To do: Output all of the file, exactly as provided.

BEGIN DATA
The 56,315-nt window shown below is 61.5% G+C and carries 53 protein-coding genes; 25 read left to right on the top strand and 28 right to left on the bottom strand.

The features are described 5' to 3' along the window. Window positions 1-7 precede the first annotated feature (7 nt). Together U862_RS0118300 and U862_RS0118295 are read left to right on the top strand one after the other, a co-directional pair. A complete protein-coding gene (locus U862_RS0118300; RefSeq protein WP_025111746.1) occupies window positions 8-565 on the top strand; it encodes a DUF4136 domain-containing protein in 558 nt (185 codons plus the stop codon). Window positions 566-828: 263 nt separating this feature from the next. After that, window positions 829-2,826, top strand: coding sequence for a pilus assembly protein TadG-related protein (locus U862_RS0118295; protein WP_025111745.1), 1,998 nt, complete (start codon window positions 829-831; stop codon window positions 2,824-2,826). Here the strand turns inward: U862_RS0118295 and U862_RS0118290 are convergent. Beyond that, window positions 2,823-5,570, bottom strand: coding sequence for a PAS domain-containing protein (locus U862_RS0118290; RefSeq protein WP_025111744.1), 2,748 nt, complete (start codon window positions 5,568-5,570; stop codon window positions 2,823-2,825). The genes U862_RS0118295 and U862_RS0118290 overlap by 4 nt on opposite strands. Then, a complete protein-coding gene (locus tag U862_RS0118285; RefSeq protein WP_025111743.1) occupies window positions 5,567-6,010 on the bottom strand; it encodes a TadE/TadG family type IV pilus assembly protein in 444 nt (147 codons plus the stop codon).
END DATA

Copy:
The 56,315-nt window shown below is 61.5% G+C and carries 53 protein-coding genes; 25 read left to right on the top strand and 28 right to left on the bottom strand.

The features are described 5' to 3' along the window. Window positions 1-7 precede the first annotated feature (7 nt). Together U862_RS0118300 and U862_RS0118295 are read left to right on the top strand one after the other, a co-directional pair. A complete protein-coding gene (locus U862_RS0118300; RefSeq protein WP_025111746.1) occupies window positions 8-565 on the top strand; it encodes a DUF4136 domain-containing protein in 558 nt (185 codons plus the stop codon). Window positions 566-828: 263 nt separating this feature from the next. After that, window positions 829-2,826, top strand: coding sequence for a pilus assembly protein TadG-related protein (locus U862_RS0118295; protein WP_025111745.1), 1,998 nt, complete (start codon window positions 829-831; stop codon window positions 2,824-2,826). Here the strand turns inward: U862_RS0118295 and U862_RS0118290 are convergent. Beyond that, window positions 2,823-5,570, bottom strand: coding sequence for a PAS domain-containing protein (locus U862_RS0118290; RefSeq protein WP_025111744.1), 2,748 nt, complete (start codon window positions 5,568-5,570; stop codon window positions 2,823-2,825). The genes U862_RS0118295 and U862_RS0118290 overlap by 4 nt on opposite strands. Then, a complete protein-coding gene (locus tag U862_RS0118285; RefSeq protein WP_025111743.1) occupies window positions 5,567-6,010 on the bottom strand; it encodes a TadE/TadG family type IV pilus assembly protein in 444 nt (147 codons plus the stop codon).